Genetic map showing how breeds are related provides a wealth of information about origins
Evolutionary biologist Lee Dugatkin talks about the six-decade Siberian experiment with foxes that has revealed details about domestication in general.
By suppressing or increasing cravings, microbes help the brain decide what foods the body “needs”
Mexico’s third gender sheds light on the biological correlates of sexual orientation.
New research on Indonesian fossils reveals clues to an ancient expansion from Africa
Female marine mammals may block insemination with a curled vagina and slick maneuvers
Loss of some DNA during evolution may have helped create big brains and our male–female relationships
Peter Marra, director of the Smithsonian Migratory Bird Center, talks with journalist Rene Ebersole about the threat of outdoor cats to wild animals and to human health. Marra is the co-author, with writer Chris Santella, of the book Cat Wars: The Devastating Consequences of a Cuddly Killer.
Gaps in federal wildlife laws mean easy access to exotic—sometimes endangered—reptiles, and offer scant protection against abuse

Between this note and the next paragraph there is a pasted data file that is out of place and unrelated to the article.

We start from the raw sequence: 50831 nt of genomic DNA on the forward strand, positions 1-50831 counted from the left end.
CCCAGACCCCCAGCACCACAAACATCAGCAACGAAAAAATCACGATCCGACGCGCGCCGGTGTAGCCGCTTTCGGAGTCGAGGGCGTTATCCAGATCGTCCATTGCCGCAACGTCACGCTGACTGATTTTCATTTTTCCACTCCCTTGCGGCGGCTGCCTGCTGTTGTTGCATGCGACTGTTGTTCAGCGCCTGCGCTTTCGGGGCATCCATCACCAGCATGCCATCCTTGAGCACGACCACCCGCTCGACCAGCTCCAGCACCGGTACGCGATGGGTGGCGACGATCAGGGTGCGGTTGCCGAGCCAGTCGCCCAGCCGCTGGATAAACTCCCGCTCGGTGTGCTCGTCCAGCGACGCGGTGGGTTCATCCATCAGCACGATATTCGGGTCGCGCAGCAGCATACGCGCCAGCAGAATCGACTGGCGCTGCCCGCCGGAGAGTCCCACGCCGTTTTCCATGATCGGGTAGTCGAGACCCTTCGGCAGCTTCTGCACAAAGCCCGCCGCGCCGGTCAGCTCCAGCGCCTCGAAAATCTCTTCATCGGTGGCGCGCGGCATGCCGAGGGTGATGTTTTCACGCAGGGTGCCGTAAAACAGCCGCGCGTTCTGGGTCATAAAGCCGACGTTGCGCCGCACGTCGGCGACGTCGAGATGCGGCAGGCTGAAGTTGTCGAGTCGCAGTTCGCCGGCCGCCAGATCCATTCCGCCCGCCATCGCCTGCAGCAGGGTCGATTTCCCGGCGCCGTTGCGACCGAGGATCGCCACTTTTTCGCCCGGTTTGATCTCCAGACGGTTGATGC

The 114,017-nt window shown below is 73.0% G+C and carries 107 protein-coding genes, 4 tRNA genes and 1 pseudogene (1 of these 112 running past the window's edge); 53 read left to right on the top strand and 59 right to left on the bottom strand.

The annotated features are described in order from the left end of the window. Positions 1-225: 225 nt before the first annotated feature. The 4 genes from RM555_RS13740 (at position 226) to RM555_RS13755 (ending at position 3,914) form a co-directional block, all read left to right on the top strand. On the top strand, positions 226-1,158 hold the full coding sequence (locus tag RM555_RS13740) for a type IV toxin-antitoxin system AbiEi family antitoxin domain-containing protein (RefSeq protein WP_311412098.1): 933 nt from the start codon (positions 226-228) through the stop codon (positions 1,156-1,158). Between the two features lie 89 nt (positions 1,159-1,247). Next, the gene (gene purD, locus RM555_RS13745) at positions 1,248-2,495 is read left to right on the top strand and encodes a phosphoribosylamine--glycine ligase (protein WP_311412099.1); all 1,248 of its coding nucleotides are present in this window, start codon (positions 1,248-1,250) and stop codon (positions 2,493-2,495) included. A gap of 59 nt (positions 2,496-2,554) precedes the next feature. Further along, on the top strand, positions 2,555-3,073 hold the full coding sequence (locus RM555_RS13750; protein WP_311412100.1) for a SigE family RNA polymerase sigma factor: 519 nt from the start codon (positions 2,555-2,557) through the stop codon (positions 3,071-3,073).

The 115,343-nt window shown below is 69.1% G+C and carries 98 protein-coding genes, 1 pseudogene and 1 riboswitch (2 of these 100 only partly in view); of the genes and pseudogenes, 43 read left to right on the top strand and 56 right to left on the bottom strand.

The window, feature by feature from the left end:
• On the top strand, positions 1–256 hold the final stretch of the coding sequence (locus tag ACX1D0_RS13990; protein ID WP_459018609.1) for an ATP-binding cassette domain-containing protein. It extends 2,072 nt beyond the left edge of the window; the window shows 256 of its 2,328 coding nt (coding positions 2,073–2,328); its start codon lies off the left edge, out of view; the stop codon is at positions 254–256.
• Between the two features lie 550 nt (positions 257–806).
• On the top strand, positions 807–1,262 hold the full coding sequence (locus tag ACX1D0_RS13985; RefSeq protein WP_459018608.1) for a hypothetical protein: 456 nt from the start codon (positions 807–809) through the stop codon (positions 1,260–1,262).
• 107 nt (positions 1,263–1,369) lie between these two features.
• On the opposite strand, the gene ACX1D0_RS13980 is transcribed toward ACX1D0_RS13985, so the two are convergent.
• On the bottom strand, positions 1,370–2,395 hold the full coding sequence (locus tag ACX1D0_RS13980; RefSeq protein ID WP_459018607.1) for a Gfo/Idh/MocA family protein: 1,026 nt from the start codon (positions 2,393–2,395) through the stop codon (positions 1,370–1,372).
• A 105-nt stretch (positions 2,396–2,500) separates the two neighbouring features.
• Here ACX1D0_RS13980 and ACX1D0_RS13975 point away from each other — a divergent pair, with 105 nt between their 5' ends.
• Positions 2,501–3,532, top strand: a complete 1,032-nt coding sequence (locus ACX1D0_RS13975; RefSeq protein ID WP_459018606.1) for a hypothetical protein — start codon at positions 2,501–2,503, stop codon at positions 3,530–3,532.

Elderly rodents that received human umbilical cord blood improved significantly in memory tests
Planet LHS 1140 b orbits a dim red dwarf star just 40 light-years away, making it a prime target for life-finding telescopes
Raw data from a 40-year-old study raises new questions about fats
About 11 percent of nonrenewable groundwater is used to irrigate internationally-traded crops
A salve of wine, garlic, leeks and oxgall was found to be kill staph and MRSA
Evolutionary biologist and science historian Lee Dugatkin talks about the legendary six-decade Siberian experiment in fox domestication run by Lyudmila Trut, his co-author of a new book and Scientific American article about the research.
Synthetic biology offers unusual rewards and risks
A deadly microscopic foe is giving the gourds “heart failures”
Controversial study shows how hard it is for science to crack one of nature’s slipperiest mysteries
Trauma can be passed down to offspring due to epigenetic changes in DNA. But positive experiences seem able to correct that. Erika Beras reports.
Plant species in China's Hengduan Mountains exploded in diversity eight million years ago—right when the mountains were built. Christopher Intagliata reports.